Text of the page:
We are strong. We experience many things out of our control and what really matters is recognizing that we don’t have control. Once we recognize that fact, we can choose our reaction. I’d like to remind us what ancient philosophy practiced. The famous Stoic philosophers-built resilience to adversity. How did they do this?

The ancient philosophers practiced journaling about and envisioning adversity. They did not do this because they were naturally negative, Debbie Downers or prime examples of Eeyore in action. Rather, they prepared themselves for the inevitable; the adversity they would face every day. They may not have had flat tires or check engine lights, but they were faced with adversity. They understood that each day would present with some sort of problem. This helped them to mentally prepare to sit with those problems when they arose. They did not fight what they could not control.

Ancient Stoics did not just journal about adversity, they took this a step farther. They deprived themselves of necessities, food and drink and more. They wanted to fully understand what real adversity felt like. I am in no way suggesting you deprive yourself, but I’m sure you can understand how that practice helped them build resilience to adversity.

Stoics, whether ancient or modern day ask themselves if they can control a situation. If a situation or circumstance is out of their control, they accept that. This pandemic, in large part is out of our control. We take precautions, but those precautions are primarily within our control.

We all share many of the same concerns and they are completely valid, but we must live our life as best we can during these circumstances.

My final tips, one of which I borrow from Jim:

1. “Do you have enough today, tomorrow this week, this month?”

2. Be grateful for today and what it offers you.

3. Be diligent about limiting your exposure and practice hand washing and safe distancing. Be smart about chosen exposure.

4. If fear starts to take over, remember fear stems from your fight or flight response. That’s your emotional brain taking the reins. You can calm that part of your brain by engaging your logical brain. Do a puzzle, read or listen to something other than the news. Practice deep breathing.

5. Journal about your experience. Write down your fears. Ask if they are real or imagined. Have they happened yet? Are you in control of what you fear the most? If not, should you be placing your focus there?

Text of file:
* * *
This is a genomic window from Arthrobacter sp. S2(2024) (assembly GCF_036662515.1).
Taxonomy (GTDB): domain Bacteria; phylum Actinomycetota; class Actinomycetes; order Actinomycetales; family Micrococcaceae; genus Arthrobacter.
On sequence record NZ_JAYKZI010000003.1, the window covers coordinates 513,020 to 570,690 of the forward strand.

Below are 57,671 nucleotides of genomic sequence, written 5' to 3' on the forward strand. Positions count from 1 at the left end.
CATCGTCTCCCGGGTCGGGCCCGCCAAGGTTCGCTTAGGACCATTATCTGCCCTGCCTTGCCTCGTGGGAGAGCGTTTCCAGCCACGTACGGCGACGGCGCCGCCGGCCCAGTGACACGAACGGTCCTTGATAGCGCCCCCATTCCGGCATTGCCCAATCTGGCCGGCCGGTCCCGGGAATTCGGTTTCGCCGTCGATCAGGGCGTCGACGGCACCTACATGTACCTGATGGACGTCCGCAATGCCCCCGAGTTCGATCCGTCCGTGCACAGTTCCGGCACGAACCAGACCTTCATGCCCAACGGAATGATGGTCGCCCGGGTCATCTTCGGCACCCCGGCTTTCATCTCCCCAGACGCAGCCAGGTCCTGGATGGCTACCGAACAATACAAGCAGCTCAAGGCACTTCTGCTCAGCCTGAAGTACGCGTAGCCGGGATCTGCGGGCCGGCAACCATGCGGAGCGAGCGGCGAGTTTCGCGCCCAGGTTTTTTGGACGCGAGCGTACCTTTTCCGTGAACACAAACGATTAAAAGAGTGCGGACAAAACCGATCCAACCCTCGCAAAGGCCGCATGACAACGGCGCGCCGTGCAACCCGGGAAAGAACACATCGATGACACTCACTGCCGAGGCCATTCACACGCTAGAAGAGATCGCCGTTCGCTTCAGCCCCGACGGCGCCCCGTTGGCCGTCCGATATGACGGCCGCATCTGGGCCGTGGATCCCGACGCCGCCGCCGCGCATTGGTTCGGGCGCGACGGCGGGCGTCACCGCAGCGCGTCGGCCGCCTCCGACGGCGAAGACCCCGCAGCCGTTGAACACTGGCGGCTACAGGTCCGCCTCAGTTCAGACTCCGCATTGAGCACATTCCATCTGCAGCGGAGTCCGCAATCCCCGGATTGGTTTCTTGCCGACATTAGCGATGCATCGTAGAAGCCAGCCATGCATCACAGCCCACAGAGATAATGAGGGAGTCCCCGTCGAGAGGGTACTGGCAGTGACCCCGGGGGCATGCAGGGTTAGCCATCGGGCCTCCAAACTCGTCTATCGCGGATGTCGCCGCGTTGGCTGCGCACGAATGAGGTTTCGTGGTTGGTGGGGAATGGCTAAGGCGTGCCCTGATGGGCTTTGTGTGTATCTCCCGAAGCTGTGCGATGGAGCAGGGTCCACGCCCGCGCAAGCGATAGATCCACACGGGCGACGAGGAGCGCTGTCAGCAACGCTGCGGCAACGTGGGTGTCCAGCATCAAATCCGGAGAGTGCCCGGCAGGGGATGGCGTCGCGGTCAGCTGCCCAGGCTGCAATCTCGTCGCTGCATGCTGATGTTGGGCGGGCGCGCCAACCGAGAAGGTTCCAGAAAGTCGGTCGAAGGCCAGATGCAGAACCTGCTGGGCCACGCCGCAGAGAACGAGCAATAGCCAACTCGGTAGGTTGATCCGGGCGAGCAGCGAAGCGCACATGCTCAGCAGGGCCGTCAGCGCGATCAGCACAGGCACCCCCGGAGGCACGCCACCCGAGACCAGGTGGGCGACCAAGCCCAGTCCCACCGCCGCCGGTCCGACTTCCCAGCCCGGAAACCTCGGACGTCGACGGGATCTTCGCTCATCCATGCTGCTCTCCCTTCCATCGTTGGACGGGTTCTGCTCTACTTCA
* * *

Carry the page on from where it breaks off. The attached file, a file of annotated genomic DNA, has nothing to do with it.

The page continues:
Remember you can decide to:

1. Plug the air seeping air out of the tire by recognizing flat tires happen, but they can be fixed. In other words, we all face inconveniences and adversity, but most of the time there’s a fix.

2. Focus on tires that are still in good shape. Focus on what you still have and how your life hasn’t changed.

3. Accept that the check engine light is still on, but that light let’s you know something is still wrong. With that knowledge you are prepared to do what is necessary to keep you and your family safe.

4. Through this circumstance, build a positive attitude regardless of what befalls you. Your influence on others could be immeasurable.

In closing, we may never know how our actions influence others. My Dad did not know that his choices and his reactions helped me get through my own battle, but they did. In that way, he lived long beyond his earthly life.

May your decisions, courage and reactions carry you and those around you to a higher level of impact. An impact of influence that is greater than you could have imagined.

To you and your family and friends all the best, today, tomorrow, this week and in the weeks ahead.

My wish for you:

May your flat tires be mere inconveniences.

May your check engine lights go out.

And may your sick of it circumstances return to normal very, very soon.

About the Author: Kimberly Sheldahl is a former executive, turned Kolbe Certified ™ Consultant who is also an Integrative Health Coach. She is passionate about the integration of productivity and well-being. She is the host of , a T.V. show/podcast which will begin airing on in April. She is the author of , available later this month on Amazon. Her course, IMPACT will also be released in April. The modules include science backed data on building happiness, self-belief (efficacy), self-control (regulation), building habits, and staying motivated.

Owner & Chief Optimization Strategist at Kintsugi | Kolbe Certified™ Consultant |Certified Integrative Health Coach| Align & Optimize